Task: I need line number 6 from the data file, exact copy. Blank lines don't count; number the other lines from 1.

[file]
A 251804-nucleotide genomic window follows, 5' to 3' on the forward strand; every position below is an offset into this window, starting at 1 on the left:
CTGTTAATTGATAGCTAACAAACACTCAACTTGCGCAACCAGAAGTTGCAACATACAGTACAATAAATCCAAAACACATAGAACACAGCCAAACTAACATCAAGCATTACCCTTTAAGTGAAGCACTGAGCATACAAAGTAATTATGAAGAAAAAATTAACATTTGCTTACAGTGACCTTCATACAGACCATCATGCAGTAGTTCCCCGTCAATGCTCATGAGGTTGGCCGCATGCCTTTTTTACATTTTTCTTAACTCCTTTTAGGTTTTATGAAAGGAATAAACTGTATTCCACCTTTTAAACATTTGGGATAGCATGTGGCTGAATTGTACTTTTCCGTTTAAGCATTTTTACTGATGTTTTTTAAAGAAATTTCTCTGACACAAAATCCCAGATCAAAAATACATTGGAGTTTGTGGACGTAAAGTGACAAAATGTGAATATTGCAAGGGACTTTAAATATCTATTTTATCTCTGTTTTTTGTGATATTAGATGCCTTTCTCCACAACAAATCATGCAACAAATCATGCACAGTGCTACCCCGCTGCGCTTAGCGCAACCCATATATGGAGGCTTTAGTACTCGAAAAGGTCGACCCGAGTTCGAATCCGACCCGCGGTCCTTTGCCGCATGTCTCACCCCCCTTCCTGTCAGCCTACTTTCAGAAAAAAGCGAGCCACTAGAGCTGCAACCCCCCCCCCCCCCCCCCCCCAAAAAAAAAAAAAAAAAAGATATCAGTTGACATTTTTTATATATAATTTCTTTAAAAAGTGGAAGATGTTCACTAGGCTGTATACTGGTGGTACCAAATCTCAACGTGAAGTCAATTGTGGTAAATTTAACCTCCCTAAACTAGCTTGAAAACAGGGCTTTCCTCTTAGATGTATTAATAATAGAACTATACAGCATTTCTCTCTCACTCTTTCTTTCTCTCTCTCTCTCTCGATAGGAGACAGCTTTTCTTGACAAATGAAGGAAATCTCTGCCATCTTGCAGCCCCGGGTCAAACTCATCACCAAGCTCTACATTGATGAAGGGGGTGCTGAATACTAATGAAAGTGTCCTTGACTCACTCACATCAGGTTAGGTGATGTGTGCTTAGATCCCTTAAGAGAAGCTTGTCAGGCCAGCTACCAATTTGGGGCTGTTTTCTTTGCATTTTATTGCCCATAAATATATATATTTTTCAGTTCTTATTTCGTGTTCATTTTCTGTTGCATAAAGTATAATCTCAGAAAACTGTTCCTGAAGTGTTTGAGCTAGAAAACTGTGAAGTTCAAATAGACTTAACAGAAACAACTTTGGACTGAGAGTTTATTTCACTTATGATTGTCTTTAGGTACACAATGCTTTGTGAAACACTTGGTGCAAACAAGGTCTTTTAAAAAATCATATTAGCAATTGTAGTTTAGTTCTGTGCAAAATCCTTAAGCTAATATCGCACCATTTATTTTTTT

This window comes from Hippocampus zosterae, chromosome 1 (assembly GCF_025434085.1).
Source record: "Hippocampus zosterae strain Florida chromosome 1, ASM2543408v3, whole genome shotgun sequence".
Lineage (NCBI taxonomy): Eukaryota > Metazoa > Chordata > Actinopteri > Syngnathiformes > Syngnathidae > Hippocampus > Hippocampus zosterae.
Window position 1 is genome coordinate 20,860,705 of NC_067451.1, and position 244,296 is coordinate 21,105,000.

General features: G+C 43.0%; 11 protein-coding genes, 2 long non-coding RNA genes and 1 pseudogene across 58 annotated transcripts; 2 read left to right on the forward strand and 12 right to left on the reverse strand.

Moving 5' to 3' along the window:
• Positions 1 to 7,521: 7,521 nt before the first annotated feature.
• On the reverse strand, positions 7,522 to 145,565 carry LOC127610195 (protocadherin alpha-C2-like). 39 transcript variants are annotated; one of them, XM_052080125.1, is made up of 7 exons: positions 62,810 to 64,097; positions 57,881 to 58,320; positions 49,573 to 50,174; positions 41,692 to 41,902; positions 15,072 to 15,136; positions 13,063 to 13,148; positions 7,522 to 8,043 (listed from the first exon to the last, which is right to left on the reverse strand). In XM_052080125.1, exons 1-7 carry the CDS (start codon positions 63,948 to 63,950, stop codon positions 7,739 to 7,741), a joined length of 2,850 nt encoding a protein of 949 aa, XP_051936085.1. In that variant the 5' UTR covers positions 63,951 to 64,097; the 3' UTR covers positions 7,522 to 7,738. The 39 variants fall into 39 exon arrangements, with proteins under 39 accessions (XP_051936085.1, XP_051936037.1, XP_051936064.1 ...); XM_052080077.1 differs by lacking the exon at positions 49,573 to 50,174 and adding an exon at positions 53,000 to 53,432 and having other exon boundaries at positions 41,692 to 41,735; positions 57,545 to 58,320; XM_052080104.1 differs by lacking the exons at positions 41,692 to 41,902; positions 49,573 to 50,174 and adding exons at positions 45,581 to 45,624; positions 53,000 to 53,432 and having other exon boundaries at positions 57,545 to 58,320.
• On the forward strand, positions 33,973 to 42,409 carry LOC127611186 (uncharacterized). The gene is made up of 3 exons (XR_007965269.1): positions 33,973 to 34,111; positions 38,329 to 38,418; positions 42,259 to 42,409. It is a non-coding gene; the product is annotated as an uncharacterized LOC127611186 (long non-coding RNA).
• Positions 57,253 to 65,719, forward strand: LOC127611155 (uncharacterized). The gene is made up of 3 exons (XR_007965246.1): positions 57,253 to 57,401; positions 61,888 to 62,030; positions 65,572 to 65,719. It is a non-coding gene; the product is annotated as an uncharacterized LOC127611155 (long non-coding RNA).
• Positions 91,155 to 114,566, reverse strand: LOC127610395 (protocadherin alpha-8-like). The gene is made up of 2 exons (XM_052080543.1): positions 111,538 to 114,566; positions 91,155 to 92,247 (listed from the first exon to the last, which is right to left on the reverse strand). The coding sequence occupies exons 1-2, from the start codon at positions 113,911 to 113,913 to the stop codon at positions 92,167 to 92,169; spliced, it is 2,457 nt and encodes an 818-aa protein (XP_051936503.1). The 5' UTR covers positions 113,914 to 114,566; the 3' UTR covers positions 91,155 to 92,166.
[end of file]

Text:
Window position 1 is genome coordinate 20,860,705 of NC_067451.1, and position 244,296 is coordinate 21,105,000.